Hot chocolate and battling Red Templars apparently gets my blogging juices going. Before we get into the various things that caught my eye, a tip of the hat to the new head coach for scratching Corsi fatality Chris Phillips against Boston (a 3-2 SO win). I wouldn’t expect the Big Rig to sit too often, but even once is an improvement.
Results weren’t as positive for the B-Sens, as they got rocked by Hershey 5-2 on Friday (Tim Spencer is back in the AHL?), albeit they beat the Phantoms 3-1 the night before. In the ECHL, Evansville lost back-to-back games as they slip towards the bottom of the standings.
Mrs. O wrote about coaching in relation to the departed Paul MacLean, providing a detailed breakdown on what can potentially go wrong under the theory that he lost the room (as Bryan Murray has claimed). There’s a lot to sink your teeth into, with the four-points mentioned being: favouritism, limiting opportunities for success, instilling a fear of failure, and communicating poorly. Throughout MacLean’s I felt he favoured veterans more than was warranted, no doubt remembering the sour end to his own NHL career. Intermixed with that is favouritism, a common crutch for coaches, but too much coddling of particular players makes it impossible to truly reward good play and punish the bad.
On the same theme, Sheer Craziness looked at the firing and the part of the article that struck me was this:
I struggled to understand a lot of MacLean’s moves. Why Alex Chiasson got top-line minutes before Mark Stone or Mike Hoffman made it off the fourth line is beyond me. Why Neil ever played on the powerplay or in the last minute of games is baffling. Why he thought Phillips was capable of career-high minutes is mind-boggling. But to say that removing MacLean fixes the problem simplifies the problem a lot. MacLean was one loose gear in the pile of broken parts that is this team.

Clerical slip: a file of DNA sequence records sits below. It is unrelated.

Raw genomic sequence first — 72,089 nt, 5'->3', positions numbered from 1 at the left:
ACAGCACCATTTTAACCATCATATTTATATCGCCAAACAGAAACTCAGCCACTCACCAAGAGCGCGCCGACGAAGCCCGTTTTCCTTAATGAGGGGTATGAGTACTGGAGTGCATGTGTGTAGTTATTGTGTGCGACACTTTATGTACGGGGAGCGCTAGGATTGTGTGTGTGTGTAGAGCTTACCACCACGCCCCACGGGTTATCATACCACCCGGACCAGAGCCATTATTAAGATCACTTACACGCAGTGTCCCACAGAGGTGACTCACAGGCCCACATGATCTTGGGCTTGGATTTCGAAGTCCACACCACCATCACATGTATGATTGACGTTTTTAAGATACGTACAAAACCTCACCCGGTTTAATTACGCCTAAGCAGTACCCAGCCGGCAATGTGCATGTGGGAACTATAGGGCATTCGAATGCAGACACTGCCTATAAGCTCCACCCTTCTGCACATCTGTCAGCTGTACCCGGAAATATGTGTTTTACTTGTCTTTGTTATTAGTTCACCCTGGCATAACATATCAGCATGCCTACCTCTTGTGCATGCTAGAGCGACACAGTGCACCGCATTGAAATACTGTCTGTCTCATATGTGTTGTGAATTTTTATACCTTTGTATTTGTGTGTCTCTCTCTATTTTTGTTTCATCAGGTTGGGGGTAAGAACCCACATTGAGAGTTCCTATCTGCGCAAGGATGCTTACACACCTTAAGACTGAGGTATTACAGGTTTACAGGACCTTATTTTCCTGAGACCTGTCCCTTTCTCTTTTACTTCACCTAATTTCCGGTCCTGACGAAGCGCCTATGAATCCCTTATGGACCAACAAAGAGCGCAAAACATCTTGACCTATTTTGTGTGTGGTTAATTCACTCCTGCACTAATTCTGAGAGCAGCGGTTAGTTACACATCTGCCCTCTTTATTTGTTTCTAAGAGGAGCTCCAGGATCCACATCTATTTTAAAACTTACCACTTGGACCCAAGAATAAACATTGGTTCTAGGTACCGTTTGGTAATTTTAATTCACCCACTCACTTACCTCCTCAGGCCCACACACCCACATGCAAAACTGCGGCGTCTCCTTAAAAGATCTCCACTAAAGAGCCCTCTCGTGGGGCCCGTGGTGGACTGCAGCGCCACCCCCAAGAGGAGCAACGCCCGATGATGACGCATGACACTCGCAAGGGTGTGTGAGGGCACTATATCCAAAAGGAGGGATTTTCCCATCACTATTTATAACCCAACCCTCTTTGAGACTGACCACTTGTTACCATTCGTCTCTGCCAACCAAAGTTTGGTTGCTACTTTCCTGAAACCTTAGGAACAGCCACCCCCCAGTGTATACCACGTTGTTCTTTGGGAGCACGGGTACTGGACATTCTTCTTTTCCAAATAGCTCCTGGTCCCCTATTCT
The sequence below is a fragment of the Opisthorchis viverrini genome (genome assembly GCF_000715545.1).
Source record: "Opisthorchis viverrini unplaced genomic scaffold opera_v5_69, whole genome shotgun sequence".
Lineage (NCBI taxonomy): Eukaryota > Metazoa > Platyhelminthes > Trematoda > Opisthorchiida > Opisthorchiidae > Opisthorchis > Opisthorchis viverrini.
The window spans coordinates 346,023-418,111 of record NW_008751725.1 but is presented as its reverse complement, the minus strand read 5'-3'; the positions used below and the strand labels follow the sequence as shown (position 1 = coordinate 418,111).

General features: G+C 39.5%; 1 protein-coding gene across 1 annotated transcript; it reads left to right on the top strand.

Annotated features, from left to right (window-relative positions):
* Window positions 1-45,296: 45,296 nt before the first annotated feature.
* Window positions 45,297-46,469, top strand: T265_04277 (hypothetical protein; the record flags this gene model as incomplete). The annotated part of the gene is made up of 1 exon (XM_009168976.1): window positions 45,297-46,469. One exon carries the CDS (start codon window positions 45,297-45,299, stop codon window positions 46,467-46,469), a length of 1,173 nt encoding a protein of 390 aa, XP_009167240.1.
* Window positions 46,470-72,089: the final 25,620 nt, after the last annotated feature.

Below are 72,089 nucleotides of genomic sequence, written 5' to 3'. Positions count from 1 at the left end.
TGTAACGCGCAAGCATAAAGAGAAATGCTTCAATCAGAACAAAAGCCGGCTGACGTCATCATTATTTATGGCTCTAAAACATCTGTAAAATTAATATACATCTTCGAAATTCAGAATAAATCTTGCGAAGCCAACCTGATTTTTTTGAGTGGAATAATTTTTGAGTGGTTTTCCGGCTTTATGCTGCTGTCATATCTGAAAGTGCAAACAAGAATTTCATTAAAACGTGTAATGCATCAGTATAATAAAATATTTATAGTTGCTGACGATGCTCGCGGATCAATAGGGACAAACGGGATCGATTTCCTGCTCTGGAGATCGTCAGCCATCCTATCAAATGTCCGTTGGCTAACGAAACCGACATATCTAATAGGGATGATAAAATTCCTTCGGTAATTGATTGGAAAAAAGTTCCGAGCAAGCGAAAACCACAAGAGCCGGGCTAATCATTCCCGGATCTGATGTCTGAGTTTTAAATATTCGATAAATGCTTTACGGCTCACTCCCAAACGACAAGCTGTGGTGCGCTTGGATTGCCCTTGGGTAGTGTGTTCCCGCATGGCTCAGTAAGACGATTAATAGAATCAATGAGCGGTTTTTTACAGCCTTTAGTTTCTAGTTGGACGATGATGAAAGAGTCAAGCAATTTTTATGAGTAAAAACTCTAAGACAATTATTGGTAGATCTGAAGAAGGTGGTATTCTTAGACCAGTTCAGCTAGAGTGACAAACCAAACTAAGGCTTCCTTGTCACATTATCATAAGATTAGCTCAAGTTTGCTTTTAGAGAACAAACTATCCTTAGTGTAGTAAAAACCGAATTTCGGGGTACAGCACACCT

This is exactly the frustration of fans (and likely the players). I think along with MacLean’s aforementioned love of veterans believed in size, which can be seen in his prior love affair with Greening or his more lingering one with Zack Smith. Whatever the truth might be, there’s simply no justifying some of his player usage and he really did have to go. As for MacLean’s future, well….
Jen LC takes a lengthy look at the value of a draft pick with the 2005 draft as the focus, specifically in relation to Michael E. Schuckers study from 2011. It’s an interesting article, although I think comparative data from that point forward would have offered even more insight (for example). She doesn’t speculate on the whys of the misses (although you can see my thoughts on what’s missed here), but does point out that many of the mid-to late round forwards who see spot duty in the NHL are so-called “energy” forwards or gritty defensemen.
I still await the eulogies for Brian Lee now that he’s retired (injury-related to his knee, suffered in the AHL two years ago). It’s not Lee‘s fault the John Muckler thought “scouting” was a four-letter word and picked him ninth overall in 2005, but it is the kind of ignominious ending one would have imagined for such a boondoggle. The fact that Ottawa got Matt Gilroy in return for him is just the icing on the cake.
More Sens trivia because I can:
–Jim O’Brien, yet another awful first-rounder one can foist on Muckler, has been let go by his KHL team
–Derek Smith, who somehow squeezed three years of NHL service in Calgary (!), is having an awful season with Roman Wick‘s Swiss team
–Geoff Kinrade, whose rights the Sens retained when he left, has made the move to the KHL after three years in Switzerland
–Mat Robinson, who had a cup of coffee with the team in 09-10, has managed to become a decent KHL blueliner
This article is written by Peter Levi (@eyeonthesens)
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